By the mid-1850s the California Gold Rush had ended. Disappointed miners, still hoping to strike it rich, began prospecting in other parts of the West. In 1858 a mining expedition found gold on the slopes of Pikes Peak in the Colorado Rockies. In 1859 several prospectors found a rich lode of silver-bearing ore on the banks of the Carson River in Nevada. The discovery was called the Comstock Lode after Henry Comstock, who owned a share of the claim. The gold strikes created boomtowns—towns that grew up almost overnight around mining sites. The Comstock boomtown was Virginia City, Nevada. In 1859 the town was a mining camp. Two years later it had a stock exchange, hotels, banks, an opera company, and five newspapers. Many mining “booms” were followed by “busts.” When the mines no longer yielded ore, people left the towns. Many boomtowns turned into ghost towns— deserted as prospectors moved on to more promising sites or returned home. Some ghost towns still exist in the West today, as reminders of the glory days of the mining frontier. In the 1890s people began mining lead and zinc in some of the former silver-mining towns of Colorado. Finally, the mining frontier became part of American industry, providing raw materials for manufacturers. The western mines operated far from the industrial centers of the East and Midwest. For this reason transportation played a vital role in the survival of mining communities. Railroads could—and did. The nation’s railroad network expanded rapidly between 1865 and 1890. During that period the miles of track in the United States soared from about 35,000 to more than 150,000. Railroad construction was often supported by large government subsidies—financial aid and land grants from the government. The search for a route for a transcontinental rail line—one that would span the continent and connect the Atlantic and Pacific coasts—began in the 1850s. Southerners wanted the route to run through the South, and Northerners through the North. During the Civil War, the Union government chose a northerly route. . All workers toiled for low wages in harsh conditions. On May 10, 1869, construction was completed. By 1883 two more transcontinental lines and dozens of shorter lines connected cities in the West with the rest of the nation. The railroads brought thousands of workers to the West. Trains carried metals and produce east and manufactured goods west. As more tracks were laid, more steel was needed, and the demand boosted the nation’s steel industry. Coal producers, railroad car manufacturers, and construction companies also flourished as the railroads spread across the West. Towns sprang up along the rail lines that carried the settlers’ agricultural goods to market. Railroads even changed how people measured time. In 1883 the railroad companies divided the country into four time zones.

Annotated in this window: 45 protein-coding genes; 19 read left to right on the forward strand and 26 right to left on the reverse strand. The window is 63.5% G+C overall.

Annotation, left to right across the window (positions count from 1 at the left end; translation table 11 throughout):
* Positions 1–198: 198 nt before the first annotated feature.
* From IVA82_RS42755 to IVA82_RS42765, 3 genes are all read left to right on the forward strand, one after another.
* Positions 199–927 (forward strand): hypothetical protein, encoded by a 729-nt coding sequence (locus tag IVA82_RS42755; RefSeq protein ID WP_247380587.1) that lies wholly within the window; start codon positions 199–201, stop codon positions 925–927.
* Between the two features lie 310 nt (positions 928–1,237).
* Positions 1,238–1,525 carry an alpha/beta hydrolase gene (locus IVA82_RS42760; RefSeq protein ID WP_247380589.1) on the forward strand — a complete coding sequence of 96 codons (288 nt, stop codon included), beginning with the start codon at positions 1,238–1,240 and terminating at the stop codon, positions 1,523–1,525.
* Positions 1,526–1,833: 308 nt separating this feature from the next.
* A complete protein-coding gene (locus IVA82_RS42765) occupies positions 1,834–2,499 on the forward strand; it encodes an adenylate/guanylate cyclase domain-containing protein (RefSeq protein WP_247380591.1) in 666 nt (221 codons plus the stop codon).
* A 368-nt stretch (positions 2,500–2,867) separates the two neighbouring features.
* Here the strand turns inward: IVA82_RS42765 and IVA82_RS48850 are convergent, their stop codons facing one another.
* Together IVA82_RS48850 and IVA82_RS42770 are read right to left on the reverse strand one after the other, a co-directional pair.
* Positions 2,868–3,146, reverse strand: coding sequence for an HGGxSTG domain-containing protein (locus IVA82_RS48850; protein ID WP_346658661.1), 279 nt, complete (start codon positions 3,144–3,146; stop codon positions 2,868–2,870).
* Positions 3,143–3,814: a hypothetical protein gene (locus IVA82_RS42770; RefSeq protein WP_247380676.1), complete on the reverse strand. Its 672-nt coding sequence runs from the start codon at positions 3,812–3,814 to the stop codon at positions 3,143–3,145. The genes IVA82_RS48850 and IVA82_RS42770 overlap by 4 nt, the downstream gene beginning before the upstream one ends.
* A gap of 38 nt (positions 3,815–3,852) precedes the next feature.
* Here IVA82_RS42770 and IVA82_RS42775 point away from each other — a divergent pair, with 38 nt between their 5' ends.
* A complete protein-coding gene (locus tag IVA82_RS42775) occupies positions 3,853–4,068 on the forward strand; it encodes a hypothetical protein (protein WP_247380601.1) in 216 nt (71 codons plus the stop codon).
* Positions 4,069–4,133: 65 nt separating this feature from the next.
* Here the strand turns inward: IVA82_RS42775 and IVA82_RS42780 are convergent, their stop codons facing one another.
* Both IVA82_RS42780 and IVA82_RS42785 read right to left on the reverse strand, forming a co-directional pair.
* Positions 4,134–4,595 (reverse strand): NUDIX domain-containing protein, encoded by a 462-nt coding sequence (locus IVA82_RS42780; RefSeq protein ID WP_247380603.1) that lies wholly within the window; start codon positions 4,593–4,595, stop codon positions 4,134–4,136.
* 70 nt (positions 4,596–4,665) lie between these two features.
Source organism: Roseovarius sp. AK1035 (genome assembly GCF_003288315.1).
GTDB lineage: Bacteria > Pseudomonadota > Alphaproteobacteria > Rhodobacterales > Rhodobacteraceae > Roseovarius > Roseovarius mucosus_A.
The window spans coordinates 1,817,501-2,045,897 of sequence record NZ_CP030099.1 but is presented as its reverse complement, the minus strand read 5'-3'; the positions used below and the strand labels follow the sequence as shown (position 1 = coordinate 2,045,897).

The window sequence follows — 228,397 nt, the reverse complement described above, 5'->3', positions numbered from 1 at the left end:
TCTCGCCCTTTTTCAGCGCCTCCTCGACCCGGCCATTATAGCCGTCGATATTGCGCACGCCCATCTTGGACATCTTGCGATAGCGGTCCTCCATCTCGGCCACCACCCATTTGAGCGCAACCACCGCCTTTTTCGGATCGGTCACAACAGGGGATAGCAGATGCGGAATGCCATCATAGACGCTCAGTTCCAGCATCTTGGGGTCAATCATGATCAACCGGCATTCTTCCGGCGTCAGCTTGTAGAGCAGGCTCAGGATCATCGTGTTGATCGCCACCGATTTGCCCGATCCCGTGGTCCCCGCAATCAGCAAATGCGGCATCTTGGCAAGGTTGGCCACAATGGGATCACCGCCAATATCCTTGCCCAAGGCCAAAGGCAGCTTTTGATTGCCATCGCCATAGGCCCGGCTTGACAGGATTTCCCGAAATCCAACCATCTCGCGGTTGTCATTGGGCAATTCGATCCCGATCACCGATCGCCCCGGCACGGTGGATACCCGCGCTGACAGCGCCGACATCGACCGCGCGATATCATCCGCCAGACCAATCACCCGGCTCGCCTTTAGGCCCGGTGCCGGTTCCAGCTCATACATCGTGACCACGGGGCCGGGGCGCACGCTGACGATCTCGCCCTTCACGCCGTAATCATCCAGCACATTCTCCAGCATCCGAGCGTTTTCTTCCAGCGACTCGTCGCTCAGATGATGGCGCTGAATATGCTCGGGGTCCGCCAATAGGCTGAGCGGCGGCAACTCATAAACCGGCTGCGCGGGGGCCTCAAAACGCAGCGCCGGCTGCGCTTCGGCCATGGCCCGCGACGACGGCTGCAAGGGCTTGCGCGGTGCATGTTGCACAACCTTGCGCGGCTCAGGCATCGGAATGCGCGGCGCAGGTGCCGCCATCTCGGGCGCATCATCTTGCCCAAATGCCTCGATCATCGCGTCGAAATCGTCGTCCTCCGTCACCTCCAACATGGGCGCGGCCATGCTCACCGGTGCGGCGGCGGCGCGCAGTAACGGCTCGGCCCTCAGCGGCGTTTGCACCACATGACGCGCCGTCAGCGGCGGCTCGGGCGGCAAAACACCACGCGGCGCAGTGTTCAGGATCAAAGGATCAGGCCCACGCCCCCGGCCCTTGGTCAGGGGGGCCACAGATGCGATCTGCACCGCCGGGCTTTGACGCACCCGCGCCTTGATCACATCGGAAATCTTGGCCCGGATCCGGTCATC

Open range: not fenced or divided into lots
Vaquero: African Americans who moved west in search of a better life after the Civil War Home stead: to earn ownership of land by settling on it.
Sodbuster: The Plains farmers
Dry farming: One approach, called dry farming, was to plant seeds deep in the ground where there was some moisture. Cow towns: towns located near railroads to market and ship cattle Notes:
The ranchers burned a brand (a symbol) on the animal’s bodies to show who owned the cattle. Cow towns: towns located near railroads to market and ship cattle. Cattle driving were hard work.
As profits from the cattle increased, cattle ranching spread north from Texas. When cattle prices boomed the ranchers became rich.
They were developed by many skills such as riding, roping and branding the animal bodies. The railroads made the journey west easier and cheaper.
The government gave them 160 acres for more land. Live there for 5 years. If you will destroy the wagon you will build a house and keep the wagon in the house. Dry farming...
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